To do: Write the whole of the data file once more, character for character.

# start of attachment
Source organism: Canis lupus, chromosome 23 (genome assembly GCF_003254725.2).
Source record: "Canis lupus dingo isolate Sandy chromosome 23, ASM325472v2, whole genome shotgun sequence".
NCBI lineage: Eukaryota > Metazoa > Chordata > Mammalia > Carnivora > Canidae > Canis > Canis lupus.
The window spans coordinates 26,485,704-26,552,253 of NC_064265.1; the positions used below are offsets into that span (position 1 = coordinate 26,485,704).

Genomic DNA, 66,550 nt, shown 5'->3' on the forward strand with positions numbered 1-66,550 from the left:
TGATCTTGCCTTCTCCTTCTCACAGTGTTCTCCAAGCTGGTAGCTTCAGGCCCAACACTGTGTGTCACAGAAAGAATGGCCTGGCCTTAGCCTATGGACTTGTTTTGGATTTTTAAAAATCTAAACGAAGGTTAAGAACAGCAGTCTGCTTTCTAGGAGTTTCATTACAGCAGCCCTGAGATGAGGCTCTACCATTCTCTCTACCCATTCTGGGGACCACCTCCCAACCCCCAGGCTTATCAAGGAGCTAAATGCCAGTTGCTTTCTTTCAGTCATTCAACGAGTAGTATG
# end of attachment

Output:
Source organism: Canis lupus, chromosome 23 (genome assembly GCF_003254725.2).
Source record: "Canis lupus dingo isolate Sandy chromosome 23, ASM325472v2, whole genome shotgun sequence".
NCBI lineage: Eukaryota > Metazoa > Chordata > Mammalia > Carnivora > Canidae > Canis > Canis lupus.
The window spans coordinates 26,485,704-26,552,253 of NC_064265.1; the positions used below are offsets into that span (position 1 = coordinate 26,485,704).

Genomic DNA, 66,550 nt, shown 5'->3' on the forward strand with positions numbered 1-66,550 from the left:
TGATCTTGCCTTCTCCTTCTCACAGTGTTCTCCAAGCTGGTAGCTTCAGGCCCAACACTGTGTGTCACAGAAAGAATGGCCTGGCCTTAGCCTATGGACTTGTTTTGGATTTTTAAAAATCTAAACGAAGGTTAAGAACAGCAGTCTGCTTTCTAGGAGTTTCATTACAGCAGCCCTGAGATGAGGCTCTACCATTCTCTCTACCCATTCTGGGGACCACCTCCCAACCCCCAGGCTTATCAAGGAGCTAAATGCCAGTTGCTTTCTTTCAGTCATTCAACGAGTAGTATG